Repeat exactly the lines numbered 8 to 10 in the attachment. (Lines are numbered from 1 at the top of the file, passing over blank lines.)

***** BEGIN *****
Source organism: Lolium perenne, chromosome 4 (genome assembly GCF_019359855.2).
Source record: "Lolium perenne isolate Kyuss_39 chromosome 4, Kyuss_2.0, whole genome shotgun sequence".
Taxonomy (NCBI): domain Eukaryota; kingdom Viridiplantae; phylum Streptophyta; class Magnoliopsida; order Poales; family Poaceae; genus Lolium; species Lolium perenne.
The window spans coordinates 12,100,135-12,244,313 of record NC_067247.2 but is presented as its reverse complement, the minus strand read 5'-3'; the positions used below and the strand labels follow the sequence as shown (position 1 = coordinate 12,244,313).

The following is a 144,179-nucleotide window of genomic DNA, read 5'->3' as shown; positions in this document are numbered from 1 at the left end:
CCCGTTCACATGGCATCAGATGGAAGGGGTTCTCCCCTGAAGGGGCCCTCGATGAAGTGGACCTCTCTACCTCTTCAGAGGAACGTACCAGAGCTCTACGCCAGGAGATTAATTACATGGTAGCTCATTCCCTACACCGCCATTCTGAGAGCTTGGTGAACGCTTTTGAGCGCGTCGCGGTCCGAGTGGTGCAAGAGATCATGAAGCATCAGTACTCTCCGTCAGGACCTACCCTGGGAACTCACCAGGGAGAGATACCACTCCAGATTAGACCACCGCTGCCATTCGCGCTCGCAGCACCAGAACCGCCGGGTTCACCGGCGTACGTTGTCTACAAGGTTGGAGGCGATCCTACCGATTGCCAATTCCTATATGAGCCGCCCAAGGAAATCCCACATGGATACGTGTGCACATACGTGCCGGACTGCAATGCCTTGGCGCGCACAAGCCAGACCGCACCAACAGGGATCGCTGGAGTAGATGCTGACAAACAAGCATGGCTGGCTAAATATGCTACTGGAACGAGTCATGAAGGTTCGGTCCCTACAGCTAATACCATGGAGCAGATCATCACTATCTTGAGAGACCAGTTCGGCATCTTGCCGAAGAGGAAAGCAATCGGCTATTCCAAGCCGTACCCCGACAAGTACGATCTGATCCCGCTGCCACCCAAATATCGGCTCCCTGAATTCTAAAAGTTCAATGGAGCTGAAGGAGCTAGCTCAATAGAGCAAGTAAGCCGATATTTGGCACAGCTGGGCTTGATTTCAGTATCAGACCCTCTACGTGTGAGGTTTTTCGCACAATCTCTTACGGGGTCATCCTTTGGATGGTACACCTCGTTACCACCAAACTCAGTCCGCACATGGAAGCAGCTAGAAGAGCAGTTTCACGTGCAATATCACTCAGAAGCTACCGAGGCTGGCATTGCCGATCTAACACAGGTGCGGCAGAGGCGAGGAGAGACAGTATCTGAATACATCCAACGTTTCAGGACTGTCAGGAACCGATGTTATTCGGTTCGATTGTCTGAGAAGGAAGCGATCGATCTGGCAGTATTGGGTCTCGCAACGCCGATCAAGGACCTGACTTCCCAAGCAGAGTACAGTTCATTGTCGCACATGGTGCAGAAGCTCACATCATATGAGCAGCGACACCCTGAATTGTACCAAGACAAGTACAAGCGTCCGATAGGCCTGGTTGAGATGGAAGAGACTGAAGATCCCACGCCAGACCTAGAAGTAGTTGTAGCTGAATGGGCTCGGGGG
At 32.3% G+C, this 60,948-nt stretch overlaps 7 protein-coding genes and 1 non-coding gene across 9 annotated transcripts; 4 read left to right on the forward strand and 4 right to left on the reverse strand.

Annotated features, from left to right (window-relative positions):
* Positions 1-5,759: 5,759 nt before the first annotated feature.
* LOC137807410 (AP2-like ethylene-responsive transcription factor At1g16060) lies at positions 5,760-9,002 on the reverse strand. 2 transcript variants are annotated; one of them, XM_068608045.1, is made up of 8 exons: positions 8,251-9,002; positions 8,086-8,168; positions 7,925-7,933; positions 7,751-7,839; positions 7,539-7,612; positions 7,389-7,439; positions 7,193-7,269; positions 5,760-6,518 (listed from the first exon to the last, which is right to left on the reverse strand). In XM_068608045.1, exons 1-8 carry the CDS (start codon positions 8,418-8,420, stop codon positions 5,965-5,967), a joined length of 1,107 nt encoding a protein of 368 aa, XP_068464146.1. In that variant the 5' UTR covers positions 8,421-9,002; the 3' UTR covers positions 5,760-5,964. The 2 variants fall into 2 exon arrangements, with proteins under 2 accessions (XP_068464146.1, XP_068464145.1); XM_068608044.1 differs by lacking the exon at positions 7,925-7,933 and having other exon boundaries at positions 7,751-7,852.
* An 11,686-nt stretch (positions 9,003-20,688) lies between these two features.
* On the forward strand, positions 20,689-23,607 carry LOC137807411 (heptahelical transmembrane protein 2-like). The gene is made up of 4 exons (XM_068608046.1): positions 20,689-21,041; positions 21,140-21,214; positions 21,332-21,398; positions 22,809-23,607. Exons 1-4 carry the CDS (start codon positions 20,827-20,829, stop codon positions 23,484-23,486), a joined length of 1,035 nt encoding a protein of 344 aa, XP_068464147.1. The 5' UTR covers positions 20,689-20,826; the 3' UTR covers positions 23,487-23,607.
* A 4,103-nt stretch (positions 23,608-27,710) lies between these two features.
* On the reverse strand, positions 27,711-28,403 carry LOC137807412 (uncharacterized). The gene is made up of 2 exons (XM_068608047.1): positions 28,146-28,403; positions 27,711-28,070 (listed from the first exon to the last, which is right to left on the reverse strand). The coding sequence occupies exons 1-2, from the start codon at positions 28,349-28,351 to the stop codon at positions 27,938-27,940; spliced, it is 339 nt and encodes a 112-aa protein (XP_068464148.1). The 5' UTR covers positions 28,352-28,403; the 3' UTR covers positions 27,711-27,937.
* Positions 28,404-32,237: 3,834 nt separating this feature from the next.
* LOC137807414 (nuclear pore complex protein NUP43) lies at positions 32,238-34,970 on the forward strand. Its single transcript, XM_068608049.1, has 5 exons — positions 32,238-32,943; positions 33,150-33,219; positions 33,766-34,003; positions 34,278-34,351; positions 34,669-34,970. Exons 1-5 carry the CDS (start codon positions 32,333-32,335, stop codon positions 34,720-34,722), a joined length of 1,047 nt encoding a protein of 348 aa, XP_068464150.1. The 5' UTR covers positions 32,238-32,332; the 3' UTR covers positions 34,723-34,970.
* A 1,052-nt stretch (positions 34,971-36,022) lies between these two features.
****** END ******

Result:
Annotated features, from left to right (window-relative positions):
* Positions 1-5,759: 5,759 nt before the first annotated feature.
* LOC137807410 (AP2-like ethylene-responsive transcription factor At1g16060) lies at positions 5,760-9,002 on the reverse strand. 2 transcript variants are annotated; one of them, XM_068608045.1, is made up of 8 exons: positions 8,251-9,002; positions 8,086-8,168; positions 7,925-7,933; positions 7,751-7,839; positions 7,539-7,612; positions 7,389-7,439; positions 7,193-7,269; positions 5,760-6,518 (listed from the first exon to the last, which is right to left on the reverse strand). In XM_068608045.1, exons 1-8 carry the CDS (start codon positions 8,418-8,420, stop codon positions 5,965-5,967), a joined length of 1,107 nt encoding a protein of 368 aa, XP_068464146.1. In that variant the 5' UTR covers positions 8,421-9,002; the 3' UTR covers positions 5,760-5,964. The 2 variants fall into 2 exon arrangements, with proteins under 2 accessions (XP_068464146.1, XP_068464145.1); XM_068608044.1 differs by lacking the exon at positions 7,925-7,933 and having other exon boundaries at positions 7,751-7,852.